Mangini said the ability to think “musically, laterally, melodically, rhythmically” was invaluable for anyone interested in a career in sound design, along with “a critical ear” and “the ability to hear”.

“Listen to the world”

“When I’m asked by students, what advice I would give them, one of the first things I say is, ‘You need to go and listen to the world. You need to go listen to it and develop your sense of hearing, bring that knowledge back and then begin applying how you hear the world to how you design and create soundtracks’.”

Mangini also touched on his collaboration with Villeneuve on Blade Runner 2049, for which the director asked him to “compose with sound”.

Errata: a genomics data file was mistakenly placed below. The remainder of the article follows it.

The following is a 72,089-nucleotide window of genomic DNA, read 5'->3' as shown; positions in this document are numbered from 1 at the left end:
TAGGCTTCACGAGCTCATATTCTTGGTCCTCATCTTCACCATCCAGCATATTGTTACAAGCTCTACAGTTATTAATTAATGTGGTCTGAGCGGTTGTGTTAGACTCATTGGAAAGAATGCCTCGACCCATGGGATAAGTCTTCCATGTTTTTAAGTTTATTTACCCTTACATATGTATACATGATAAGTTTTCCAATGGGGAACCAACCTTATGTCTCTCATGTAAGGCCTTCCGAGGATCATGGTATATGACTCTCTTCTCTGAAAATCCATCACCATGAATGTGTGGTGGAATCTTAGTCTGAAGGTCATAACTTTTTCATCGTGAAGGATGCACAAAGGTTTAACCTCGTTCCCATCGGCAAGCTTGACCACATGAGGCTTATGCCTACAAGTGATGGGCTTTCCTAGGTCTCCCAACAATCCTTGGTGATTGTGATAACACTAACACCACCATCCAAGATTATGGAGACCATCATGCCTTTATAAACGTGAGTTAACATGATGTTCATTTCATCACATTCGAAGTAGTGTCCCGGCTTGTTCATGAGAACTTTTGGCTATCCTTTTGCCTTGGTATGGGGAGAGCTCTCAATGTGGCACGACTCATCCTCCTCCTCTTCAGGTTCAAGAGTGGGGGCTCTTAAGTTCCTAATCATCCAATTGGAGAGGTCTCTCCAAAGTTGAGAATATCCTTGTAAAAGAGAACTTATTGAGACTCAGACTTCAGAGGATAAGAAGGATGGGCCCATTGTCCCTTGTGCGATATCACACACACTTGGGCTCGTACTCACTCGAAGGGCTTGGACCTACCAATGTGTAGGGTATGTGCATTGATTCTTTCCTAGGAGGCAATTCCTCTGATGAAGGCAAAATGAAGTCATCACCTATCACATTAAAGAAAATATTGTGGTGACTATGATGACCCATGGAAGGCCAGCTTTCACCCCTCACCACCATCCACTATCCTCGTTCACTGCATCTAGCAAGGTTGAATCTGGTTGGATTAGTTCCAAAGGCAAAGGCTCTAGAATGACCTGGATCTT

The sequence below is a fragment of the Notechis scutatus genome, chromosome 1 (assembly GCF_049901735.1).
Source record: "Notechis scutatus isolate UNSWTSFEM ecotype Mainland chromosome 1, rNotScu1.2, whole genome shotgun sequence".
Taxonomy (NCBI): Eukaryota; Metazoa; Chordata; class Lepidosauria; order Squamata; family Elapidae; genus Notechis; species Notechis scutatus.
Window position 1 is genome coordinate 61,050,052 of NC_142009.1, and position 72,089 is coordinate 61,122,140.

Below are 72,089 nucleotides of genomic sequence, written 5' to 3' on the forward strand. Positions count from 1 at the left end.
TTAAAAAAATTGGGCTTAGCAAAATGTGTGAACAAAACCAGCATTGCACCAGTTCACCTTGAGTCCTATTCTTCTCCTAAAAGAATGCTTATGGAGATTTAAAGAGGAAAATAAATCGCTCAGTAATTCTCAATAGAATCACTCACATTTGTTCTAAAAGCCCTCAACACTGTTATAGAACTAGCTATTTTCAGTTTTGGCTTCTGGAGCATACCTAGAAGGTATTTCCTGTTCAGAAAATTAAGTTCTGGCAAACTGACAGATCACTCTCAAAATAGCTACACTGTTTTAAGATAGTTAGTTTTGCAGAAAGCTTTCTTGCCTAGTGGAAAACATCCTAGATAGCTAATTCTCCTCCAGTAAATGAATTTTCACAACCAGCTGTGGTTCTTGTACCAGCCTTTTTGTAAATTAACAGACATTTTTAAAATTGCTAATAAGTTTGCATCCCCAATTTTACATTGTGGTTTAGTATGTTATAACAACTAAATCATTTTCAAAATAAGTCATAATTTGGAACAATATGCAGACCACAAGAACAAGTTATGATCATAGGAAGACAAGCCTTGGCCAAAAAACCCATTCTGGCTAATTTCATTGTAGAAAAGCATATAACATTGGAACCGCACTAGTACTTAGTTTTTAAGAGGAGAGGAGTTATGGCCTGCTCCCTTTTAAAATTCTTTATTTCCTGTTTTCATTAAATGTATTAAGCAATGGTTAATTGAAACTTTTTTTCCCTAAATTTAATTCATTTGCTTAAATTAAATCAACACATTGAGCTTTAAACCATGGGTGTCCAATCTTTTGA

“What he meant by that was, he wanted to erase the boundaries between music and sound design, so we spent a great deal of time designing or composing sounds that you might not recognise as sounds, but which you might not be sure were music.”

Related to that experience, Mangini said he believed that the relationship between the sound designer and composer is one of the most crucial on a feature and that their work should seek to complement each other rather than compete.

“There’s only one soundtrack and we have to share it.”

Mangini also talked about how sound can be used to subconsciously tell an audience something about a character.

He gave the example of a scene in Blade Runner 2049 in which Dave Bautista’s heavy-set character Sapper Morton enters a room. To illustrate his size and weight, Mangini added in the sound of floorboards creaking underfoot, together with the rattle of glasses and crockery from across the room.